London – Schools have taken a harsh approach to displays of solidarity with Palestine by students and teachers alike, a new case analysis by CAGE has shown. 

In the 47 cases CAGE has handled, nearly all cases featured interventions and reprimands for students displaying their humanitarian support for Palestinians.

While only a single case led to a formal PREVENT referral, the climate engineered by the PREVENT policy, which is to police and manage discussions on politically sensitive matters can be seen in full swing. This is further exacerbated by Government diktats to school leaders and Ofsted’s increasingly overbearing monitoring regime of any politically inconvenient speech.

Cases featured in the report include:

  • The school that banned students from wearing or displaying any colours of the Palestinian flag, as well as abayas or any clothing resembling ‘Middle Eastern clothes’.
  • The student with behavioural issues who was referred to Prevent and social services after emailing videos of Islamic lectures and Islamic spiritual healing to his school to express his unhappiness at a school’s one sided presentation on Israel-Palestine.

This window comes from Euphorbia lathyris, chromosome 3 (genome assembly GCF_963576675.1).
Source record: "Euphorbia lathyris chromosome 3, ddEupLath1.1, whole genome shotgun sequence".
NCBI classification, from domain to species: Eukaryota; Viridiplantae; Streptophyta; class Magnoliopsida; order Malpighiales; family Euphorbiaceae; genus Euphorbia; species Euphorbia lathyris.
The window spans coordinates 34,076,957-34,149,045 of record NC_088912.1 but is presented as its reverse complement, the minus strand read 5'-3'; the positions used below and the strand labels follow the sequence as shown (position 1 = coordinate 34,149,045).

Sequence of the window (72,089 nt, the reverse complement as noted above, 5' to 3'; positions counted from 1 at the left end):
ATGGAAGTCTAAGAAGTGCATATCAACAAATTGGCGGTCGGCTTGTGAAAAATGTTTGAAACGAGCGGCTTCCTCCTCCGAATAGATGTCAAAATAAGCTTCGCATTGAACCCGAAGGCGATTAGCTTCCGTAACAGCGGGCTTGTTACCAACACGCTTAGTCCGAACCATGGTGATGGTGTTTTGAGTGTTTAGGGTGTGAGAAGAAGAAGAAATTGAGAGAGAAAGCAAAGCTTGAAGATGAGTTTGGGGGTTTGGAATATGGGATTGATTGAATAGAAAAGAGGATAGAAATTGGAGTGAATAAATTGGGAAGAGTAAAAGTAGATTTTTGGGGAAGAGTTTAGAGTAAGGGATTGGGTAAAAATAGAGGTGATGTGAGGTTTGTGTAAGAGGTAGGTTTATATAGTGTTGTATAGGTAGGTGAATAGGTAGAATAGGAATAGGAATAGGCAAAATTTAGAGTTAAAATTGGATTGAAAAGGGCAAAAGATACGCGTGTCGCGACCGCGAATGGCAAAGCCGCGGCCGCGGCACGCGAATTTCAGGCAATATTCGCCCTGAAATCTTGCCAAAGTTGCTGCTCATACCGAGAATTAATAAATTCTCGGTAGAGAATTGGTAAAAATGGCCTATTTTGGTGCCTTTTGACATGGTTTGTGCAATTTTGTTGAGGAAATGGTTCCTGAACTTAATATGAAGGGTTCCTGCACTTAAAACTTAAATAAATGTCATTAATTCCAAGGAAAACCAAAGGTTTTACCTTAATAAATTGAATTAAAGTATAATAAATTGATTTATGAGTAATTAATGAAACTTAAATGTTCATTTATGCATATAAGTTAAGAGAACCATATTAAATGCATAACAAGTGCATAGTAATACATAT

• The students who were suspended because it was deemed that wearing a Palestine badge to school was ‘inappropriately political’ and may ‘offend’ students.
  • The student banned from using their online classroom platform due to them discussing Palestine with friends on it, and threatened with exclusion.

The 20-page analysis which features over a dozen case examples, concludes with clear recommendations for schools to reject the securitisation of Palestinian activism and to create an environment that nurtures debate. For the government, CAGE has demanded it ceases its partisan interventions and its authoritarian management of the education sector.

Azfar Shafi, CAGE researcher said:

“The punitive reaction from schools towards children expressing support and solidarity for Palestinians reflects a political context that has sought to toxify Palestine, and an institutional environment that seeks to silence discussions around social and political issues in schools”

“Schools should remember their role in fostering an environment conducive to civic education, rather than discipline students for practising basic empathy.”

Download the full briefing here

(NOTE: CAGE represents cases of individuals based on the remit of our work. Supporting a case does not mean we agree with the views or actions of the individual. Content published on CAGE may not reflect the official position of our organisation.)